Billie Eilish Is More Playful, More Pissed, and as Brilliant as Ever on ‘Hit Me Hard and Soft’

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Credit: William Drumm*
Credit: William Drumm*

“You don’t wanna know how alone I’ve been,” Billie Eilish sings halfway through her excellent new album, Hit Me Hard and Soft. That sums up the paradox of her life in one line — a shy weirdo kid who became a mega-pop star too fast, a romantic who’s never had the luxury of a private love life, a target for misogyny since her mid-teens. At 22, she’s already rewired the way pop is experienced. But she has the power to get the whole world on her side even when she’s fighting it off.

Eilish blew up at 17 with her blockbuster debut, When We All Fall Asleep, Where Do We Go?, her diary of creepy-crawly teen nightmares, with her brother/co-conspirator Finneas O’Connell. But after five years at the top, she’s still got the eccentric flair she brought to her music when she was just a kid messing around with bedroom pop for kicks and giggles. As she sings in the opener, “Skinny,” “The old me is still me and maybe the real me.”

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It’s been three years since her last album, the superbly angsty catharsis Happier Than Ever. The new album feels very different — more playful, more pissed. The music ranges from plaintive synth-pop like “Birds of a Feather” or “Blue” to confessional ballads like “The Greatest” or “Skinny.” But even in a great pop year that’s already been a super-chunk cluster-bunch of bold statements for mega-pop queens, Hit Me Hard and Soft stands out as something uniquely strange.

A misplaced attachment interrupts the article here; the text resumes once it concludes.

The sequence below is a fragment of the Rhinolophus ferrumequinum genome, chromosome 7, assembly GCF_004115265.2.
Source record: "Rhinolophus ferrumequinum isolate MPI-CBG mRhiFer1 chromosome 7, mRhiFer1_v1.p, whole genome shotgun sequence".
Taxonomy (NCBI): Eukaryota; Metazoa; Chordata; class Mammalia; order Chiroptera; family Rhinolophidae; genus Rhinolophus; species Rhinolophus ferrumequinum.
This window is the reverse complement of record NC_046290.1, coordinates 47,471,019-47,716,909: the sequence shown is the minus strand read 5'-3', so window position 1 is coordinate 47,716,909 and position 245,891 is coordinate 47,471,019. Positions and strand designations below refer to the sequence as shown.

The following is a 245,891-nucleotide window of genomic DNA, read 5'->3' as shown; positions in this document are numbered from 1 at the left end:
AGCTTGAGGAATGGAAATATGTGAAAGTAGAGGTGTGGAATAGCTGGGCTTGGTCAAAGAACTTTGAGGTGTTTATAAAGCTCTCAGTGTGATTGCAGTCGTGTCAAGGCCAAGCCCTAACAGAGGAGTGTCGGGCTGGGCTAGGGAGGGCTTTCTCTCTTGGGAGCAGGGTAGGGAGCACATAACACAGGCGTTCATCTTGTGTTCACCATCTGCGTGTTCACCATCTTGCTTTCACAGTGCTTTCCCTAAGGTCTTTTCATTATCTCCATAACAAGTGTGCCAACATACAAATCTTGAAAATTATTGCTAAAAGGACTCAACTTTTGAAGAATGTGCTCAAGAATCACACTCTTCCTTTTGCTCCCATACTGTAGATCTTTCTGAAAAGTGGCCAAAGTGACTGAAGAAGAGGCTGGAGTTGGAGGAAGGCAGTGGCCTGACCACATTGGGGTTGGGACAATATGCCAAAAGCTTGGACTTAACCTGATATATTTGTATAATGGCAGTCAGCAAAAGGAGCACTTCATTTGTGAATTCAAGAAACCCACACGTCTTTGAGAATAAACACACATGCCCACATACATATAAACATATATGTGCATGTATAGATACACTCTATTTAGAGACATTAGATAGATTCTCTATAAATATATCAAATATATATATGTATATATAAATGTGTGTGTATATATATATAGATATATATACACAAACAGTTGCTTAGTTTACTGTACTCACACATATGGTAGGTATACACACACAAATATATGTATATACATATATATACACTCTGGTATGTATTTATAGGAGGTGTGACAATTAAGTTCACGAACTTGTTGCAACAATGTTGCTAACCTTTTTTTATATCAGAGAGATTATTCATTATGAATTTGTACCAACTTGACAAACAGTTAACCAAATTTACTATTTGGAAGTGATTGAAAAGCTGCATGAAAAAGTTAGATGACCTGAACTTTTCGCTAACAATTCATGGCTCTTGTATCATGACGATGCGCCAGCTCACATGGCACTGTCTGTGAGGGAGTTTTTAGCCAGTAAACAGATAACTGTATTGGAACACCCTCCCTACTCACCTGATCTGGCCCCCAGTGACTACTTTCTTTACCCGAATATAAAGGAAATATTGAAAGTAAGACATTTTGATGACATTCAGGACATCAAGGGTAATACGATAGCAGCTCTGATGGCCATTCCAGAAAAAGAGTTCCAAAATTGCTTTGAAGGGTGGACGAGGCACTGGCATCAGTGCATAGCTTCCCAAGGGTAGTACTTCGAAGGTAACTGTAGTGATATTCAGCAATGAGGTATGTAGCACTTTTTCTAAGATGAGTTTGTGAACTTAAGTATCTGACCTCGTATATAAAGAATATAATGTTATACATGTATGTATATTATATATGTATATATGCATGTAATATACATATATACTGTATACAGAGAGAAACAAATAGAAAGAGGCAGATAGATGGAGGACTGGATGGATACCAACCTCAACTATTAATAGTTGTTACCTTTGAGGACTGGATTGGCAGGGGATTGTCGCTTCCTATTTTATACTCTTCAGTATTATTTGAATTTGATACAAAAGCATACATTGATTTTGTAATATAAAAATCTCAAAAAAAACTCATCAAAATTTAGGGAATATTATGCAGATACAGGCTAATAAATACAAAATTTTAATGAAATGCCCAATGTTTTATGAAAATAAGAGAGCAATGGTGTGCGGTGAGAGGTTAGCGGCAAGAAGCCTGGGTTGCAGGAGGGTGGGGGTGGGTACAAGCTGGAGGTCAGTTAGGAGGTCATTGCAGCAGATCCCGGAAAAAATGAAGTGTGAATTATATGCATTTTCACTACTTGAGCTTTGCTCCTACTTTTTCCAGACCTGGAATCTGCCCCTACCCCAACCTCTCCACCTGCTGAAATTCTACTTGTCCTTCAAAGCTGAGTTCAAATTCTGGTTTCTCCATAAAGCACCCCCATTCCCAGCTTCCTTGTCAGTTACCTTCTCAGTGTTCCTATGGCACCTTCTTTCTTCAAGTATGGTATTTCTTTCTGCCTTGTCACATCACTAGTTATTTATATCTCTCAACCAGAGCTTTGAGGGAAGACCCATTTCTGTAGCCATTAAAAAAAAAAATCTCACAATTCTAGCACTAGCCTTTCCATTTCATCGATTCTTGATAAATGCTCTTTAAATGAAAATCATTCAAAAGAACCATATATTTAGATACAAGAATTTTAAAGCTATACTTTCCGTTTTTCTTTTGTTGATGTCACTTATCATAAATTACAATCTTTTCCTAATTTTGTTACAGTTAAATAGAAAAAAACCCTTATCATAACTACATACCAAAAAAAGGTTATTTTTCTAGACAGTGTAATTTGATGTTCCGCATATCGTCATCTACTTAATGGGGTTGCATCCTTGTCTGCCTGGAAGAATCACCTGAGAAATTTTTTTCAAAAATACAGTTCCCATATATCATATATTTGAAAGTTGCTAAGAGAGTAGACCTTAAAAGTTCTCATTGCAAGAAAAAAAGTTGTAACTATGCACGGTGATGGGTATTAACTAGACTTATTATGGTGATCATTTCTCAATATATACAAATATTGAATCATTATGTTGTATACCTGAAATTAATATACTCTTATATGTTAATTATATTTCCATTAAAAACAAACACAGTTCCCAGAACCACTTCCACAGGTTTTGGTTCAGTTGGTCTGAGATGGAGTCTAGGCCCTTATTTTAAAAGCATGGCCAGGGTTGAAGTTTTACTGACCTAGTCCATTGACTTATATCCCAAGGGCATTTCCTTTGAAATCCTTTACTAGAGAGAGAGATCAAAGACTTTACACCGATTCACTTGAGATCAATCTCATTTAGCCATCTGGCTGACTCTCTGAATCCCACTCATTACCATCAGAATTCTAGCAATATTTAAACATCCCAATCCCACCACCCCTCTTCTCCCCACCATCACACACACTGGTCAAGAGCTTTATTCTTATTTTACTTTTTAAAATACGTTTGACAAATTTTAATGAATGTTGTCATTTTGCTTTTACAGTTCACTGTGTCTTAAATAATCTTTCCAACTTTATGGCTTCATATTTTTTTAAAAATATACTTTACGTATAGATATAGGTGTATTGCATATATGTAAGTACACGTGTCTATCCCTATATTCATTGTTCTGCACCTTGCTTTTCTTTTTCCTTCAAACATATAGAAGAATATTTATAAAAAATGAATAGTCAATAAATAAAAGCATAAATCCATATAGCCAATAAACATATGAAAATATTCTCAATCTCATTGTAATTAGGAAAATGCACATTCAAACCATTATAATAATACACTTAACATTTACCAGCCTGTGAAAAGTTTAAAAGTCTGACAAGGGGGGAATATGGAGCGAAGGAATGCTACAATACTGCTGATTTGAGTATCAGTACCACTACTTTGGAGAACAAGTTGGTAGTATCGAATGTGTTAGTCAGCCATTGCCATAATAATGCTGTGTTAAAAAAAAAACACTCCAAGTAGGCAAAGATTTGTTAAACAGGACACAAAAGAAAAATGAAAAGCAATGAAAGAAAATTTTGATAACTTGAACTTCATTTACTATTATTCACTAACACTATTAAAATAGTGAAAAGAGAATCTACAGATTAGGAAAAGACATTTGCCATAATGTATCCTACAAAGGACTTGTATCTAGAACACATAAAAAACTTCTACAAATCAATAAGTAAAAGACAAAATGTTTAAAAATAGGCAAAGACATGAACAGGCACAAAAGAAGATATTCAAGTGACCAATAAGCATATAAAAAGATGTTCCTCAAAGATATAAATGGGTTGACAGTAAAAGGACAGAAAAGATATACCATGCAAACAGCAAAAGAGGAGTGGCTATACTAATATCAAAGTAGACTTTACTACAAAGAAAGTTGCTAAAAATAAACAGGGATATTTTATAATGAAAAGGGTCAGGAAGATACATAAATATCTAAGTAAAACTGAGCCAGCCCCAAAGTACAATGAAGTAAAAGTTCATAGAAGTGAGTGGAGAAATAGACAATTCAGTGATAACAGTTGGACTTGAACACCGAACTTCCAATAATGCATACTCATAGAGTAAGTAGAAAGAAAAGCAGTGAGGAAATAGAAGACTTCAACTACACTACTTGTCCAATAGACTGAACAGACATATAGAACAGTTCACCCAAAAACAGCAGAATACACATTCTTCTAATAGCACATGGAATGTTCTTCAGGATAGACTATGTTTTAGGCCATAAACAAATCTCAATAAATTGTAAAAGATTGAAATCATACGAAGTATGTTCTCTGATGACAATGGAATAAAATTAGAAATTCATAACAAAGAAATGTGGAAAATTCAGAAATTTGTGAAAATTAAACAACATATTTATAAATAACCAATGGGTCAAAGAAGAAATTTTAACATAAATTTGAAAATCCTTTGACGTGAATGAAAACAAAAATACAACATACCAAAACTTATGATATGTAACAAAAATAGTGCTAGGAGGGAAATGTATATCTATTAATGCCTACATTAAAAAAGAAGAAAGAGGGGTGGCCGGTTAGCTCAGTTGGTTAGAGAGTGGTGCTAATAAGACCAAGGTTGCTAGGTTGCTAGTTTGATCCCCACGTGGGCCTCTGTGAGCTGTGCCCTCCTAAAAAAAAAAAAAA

Fame still feels like a trap for Eilish — she sings about feeling “like a bird in a cage” in both the first and last songs here. Hit Me Hard and Soft is her coming-of-age album but also her coming-out album, with a nonstop rush of emotional and musical quick-change swerves. She moves from depression, isolation, and misery to the explicit electro-goth lust of “Lunch,” where she raves over a muse who’s “a craving, not a crush.” It’s got the mischief of “Bad Guy,” except now she’s chanting, “You need a seat, I volunteer/Now she’s smiling ear to ear/She’s the headlights, I’m the deer.”

“Skinny” is an intense opener that picks up where Happier Than Ever left off, but with the same vulnerable intimacy of her heart-wrenching Barbie ballad, “What Was I Made For?” The lyrics hint at body-image trauma as well as a relationship ruined by public scrutiny — as she sings, “The internet is hungry for the meanest kind of funny, and somebody’s gotta feed it.”

Billie and Finneas are one of the great sibling mind-meld duos in pop history, always goading each other on to bigger surprises. They make almost all the sounds here themselves, though Finneas’ string arrangements are played by the Attaca Quartet — a rare moment where outsiders get invited into the family’s private sound-world. It’s a tight, linear album, with an old-school pace of 10 songs in 44 minutes, none especially opaque or inscrutable, yet none moving in a straight line. The title “Bittersuite” sums up how the album flows, with songs that often shift halfway through and lurch into a totally different song. “L’Amour de la Vie” starts out as a droll Edith Piaf cafe ballad, then flips into a high-energy disco thump; “Bittersuite” itself starts out on the dance floor, suddenly slows down, then ends with a morbid synth drone, like a soundtrack to HAL 9000’s demise.

“Birds of a Feather” is a poignant Eighties-flavored love song that could pass for vintage Sade or George Michael, with Eilish’s most emotionally voracious vocals. “I want you to stay till I’m in the grave,” she pleads. “Till I rot away, dead and buried/Till I’m in the casket you carry.” But the most powerful song here is “The Greatest,” where she goes from a whisper to a scream as she testifies about adult heartache, almost snarling, “All the times I waited/For you to want me naked/I made it all look painless.”

Three years ago, on Happier Than Ever, one of her most vulnerable moments came in “My Future,” where Eilish sang, “I’m in love with my future/Can’t wait to meet her.” Her future self has turned out to be a real piece of work — everything the 19-year-old Billie could have hoped for. Hit Me Hard and Soft makes you marvel at how far she’s traveled as a pop artiste. But it’s also a propitious omen that the greatest Billie is yet to come.

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